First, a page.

Poetry / Poets / Writers / Writing

Three poems by Frederick Pollack

Drink to That

Sunset; a bland, composite skyline
that empties onto prairie, veldt, and steppe.
Pedestrians, once turbulent and violent,
here fearful, hurrying home.
The mirror behind the bar reveals
a mouth pursed by the sharpest sweetness
or memory of pain.
You know this is the wrong eternity;
the knowledge guarantees you will remain.


The Paper

At least on weekends, time reads me,
culling ads, skimming editorials
and cartoons.
But I no longer read the paper.
We are both failed technologies
for transmitting the lies, spin,
and human-interest stories
of time.  We both lose money.
Nor have I to do
with other media.  The rants
that replaced news issue
predictably from giant forms
in my mind; I’m in touch
with their feelings, the streets of their dreams
filled with the bodies of their enemies.
At parties, people
who will follow papers
to the end find
the abstractions I come out with
sufficiently informed, even
thoughtful.  But meanwhile
I’m waiting to slip into
the yard.  There, the pines
give way to ferns.  Vast ruminants
waddle past, trampling cameras,
summoning predators, that higher niche.
Endless unchronicled battles, migrations,
insects swarming in ground-mist … and
eventually it’s morning.  There’s no paper.


The Warehouse

Trucks the color of the army
and those, more vivid, of its contractors
merge at the loading dock,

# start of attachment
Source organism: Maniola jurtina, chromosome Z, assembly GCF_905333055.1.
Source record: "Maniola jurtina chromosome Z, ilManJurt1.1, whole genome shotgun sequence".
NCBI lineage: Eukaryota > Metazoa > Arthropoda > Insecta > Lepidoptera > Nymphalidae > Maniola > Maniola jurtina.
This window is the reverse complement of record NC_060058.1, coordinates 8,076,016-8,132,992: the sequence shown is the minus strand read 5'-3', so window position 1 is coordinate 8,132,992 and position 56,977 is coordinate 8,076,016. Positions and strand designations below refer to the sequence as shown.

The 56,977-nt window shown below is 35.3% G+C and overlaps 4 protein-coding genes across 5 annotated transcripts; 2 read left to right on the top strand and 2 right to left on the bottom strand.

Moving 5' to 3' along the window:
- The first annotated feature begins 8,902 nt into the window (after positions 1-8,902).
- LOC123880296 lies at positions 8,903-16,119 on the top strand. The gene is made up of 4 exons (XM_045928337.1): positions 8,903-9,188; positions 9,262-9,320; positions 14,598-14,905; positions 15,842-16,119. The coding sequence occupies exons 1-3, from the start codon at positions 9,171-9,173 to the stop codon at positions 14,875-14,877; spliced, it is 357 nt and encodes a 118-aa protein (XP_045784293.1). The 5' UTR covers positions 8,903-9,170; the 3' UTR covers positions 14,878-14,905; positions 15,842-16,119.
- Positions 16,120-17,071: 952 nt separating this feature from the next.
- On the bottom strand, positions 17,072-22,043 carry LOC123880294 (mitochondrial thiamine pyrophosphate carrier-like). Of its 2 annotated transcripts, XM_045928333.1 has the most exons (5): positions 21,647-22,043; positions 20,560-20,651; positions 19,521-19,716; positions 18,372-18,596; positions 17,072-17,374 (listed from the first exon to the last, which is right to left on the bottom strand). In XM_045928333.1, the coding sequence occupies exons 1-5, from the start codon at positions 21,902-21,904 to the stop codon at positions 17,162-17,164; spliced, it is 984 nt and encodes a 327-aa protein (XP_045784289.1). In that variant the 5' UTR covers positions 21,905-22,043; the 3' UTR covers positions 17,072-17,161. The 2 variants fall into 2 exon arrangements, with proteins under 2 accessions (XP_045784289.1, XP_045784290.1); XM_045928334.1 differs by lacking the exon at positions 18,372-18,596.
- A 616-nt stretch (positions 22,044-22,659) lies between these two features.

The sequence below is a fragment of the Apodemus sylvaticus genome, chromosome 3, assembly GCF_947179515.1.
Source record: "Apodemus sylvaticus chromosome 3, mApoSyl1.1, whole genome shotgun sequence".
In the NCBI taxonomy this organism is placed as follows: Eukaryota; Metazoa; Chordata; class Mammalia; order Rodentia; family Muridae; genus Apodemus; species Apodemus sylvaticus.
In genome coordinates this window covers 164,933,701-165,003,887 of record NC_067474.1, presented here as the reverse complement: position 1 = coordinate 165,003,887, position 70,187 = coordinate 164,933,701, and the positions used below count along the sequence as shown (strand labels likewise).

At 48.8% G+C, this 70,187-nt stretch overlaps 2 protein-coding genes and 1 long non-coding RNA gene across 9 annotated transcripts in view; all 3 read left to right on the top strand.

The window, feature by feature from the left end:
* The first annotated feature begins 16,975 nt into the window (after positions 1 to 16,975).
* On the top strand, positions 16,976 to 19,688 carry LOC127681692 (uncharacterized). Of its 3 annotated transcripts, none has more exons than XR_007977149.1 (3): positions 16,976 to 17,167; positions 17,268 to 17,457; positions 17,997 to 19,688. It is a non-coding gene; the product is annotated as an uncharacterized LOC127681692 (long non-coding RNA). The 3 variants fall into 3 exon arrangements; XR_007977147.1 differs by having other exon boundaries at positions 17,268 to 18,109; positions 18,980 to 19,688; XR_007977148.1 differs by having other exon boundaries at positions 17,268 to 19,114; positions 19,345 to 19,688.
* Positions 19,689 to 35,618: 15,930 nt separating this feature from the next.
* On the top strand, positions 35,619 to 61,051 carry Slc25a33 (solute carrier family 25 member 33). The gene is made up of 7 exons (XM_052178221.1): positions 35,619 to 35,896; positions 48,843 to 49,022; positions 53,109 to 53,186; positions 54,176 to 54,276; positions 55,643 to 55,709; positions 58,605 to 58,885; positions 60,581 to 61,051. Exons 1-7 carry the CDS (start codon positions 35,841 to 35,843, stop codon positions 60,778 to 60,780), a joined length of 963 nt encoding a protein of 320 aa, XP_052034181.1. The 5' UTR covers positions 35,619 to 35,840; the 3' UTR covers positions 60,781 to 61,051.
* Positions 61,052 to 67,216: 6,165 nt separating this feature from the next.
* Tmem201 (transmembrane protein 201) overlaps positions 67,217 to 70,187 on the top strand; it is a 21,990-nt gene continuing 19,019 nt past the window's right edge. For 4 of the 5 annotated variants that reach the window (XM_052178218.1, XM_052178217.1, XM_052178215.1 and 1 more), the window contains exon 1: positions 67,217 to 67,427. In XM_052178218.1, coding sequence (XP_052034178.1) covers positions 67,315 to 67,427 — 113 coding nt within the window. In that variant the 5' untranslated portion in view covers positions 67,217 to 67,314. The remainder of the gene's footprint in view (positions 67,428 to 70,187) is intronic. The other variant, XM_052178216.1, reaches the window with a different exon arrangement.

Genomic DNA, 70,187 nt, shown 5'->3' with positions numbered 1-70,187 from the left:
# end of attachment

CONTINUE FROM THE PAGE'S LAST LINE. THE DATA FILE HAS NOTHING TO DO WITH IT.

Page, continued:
so that each gives, each receives.
From my sublime sergeant
and the lieutenants and captain beyond,
all bosses blossom.
The smell of mice and creosote
fills the tent of self;
the laughter of women
from evanescent shacks on the edge of town
jams other signals.
Bombers and fighters
proceed in endless triumph
at the frontier of the sky,
while somber containers
return parts of questions
answered obliquely but decisively.
I check them off on a list.
My cot in the barracks
is wider than a grave,
or beds in the wards of the future.
When I climb the earthen street
past the parade ground
I pause for my friends the moss,
the metastasizing
vine, the foraging sparrows;
and would bless them in my heart,
except they assure me
that they serve nature as I serve the state.


Frederick Pollack is the author of two book-length narrative poems, THE ADVENTURE and HAPPINESS, both published by Story Line Press. Other poems online and in print journals. Adjunct professor creative writing, George Washington University.


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